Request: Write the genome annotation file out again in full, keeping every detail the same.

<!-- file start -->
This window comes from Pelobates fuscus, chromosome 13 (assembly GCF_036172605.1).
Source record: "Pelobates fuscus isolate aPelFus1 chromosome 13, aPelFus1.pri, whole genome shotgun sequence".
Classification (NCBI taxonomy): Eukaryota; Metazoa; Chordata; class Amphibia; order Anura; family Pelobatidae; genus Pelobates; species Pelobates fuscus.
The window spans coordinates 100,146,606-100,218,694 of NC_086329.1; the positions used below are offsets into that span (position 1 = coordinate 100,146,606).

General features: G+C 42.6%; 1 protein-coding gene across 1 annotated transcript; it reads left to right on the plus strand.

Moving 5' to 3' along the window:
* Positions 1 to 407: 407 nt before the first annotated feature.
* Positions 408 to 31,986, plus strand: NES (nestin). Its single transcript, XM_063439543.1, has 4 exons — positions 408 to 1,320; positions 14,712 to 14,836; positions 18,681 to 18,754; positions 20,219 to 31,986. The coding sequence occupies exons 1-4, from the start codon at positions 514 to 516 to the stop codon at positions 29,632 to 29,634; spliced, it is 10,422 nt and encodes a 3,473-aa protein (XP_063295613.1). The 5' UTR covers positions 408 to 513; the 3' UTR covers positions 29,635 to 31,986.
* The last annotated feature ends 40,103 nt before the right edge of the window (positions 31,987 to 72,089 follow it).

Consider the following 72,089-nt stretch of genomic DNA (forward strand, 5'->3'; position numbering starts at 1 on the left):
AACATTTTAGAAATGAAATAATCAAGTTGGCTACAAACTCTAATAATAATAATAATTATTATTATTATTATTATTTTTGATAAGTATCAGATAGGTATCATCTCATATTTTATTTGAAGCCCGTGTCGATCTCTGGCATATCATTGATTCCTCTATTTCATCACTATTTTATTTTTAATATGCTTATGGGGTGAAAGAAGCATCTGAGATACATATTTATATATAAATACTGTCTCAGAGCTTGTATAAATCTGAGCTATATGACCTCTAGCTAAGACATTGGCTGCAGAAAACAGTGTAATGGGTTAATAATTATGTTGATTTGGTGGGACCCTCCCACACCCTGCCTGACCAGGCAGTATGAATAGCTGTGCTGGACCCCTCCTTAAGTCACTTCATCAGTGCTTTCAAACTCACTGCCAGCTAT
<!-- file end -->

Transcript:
This window comes from Pelobates fuscus, chromosome 13 (assembly GCF_036172605.1).
Source record: "Pelobates fuscus isolate aPelFus1 chromosome 13, aPelFus1.pri, whole genome shotgun sequence".
Classification (NCBI taxonomy): Eukaryota; Metazoa; Chordata; class Amphibia; order Anura; family Pelobatidae; genus Pelobates; species Pelobates fuscus.
The window spans coordinates 100,146,606-100,218,694 of NC_086329.1; the positions used below are offsets into that span (position 1 = coordinate 100,146,606).

General features: G+C 42.6%; 1 protein-coding gene across 1 annotated transcript; it reads left to right on the plus strand.

Moving 5' to 3' along the window:
* Positions 1 to 407: 407 nt before the first annotated feature.
* Positions 408 to 31,986, plus strand: NES (nestin). Its single transcript, XM_063439543.1, has 4 exons — positions 408 to 1,320; positions 14,712 to 14,836; positions 18,681 to 18,754; positions 20,219 to 31,986. The coding sequence occupies exons 1-4, from the start codon at positions 514 to 516 to the stop codon at positions 29,632 to 29,634; spliced, it is 10,422 nt and encodes a 3,473-aa protein (XP_063295613.1). The 5' UTR covers positions 408 to 513; the 3' UTR covers positions 29,635 to 31,986.
* The last annotated feature ends 40,103 nt before the right edge of the window (positions 31,987 to 72,089 follow it).

Consider the following 72,089-nt stretch of genomic DNA (forward strand, 5'->3'; position numbering starts at 1 on the left):
AACATTTTAGAAATGAAATAATCAAGTTGGCTACAAACTCTAATAATAATAATAATTATTATTATTATTATTATTTTTGATAAGTATCAGATAGGTATCATCTCATATTTTATTTGAAGCCCGTGTCGATCTCTGGCATATCATTGATTCCTCTATTTCATCACTATTTTATTTTTAATATGCTTATGGGGTGAAAGAAGCATCTGAGATACATATTTATATATAAATACTGTCTCAGAGCTTGTATAAATCTGAGCTATATGACCTCTAGCTAAGACATTGGCTGCAGAAAACAGTGTAATGGGTTAATAATTATGTTGATTTGGTGGGACCCTCCCACACCCTGCCTGACCAGGCAGTATGAATAGCTGTGCTGGACCCCTCCTTAAGTCACTTCATCAGTGCTTTCAAACTCACTGCCAGCTAT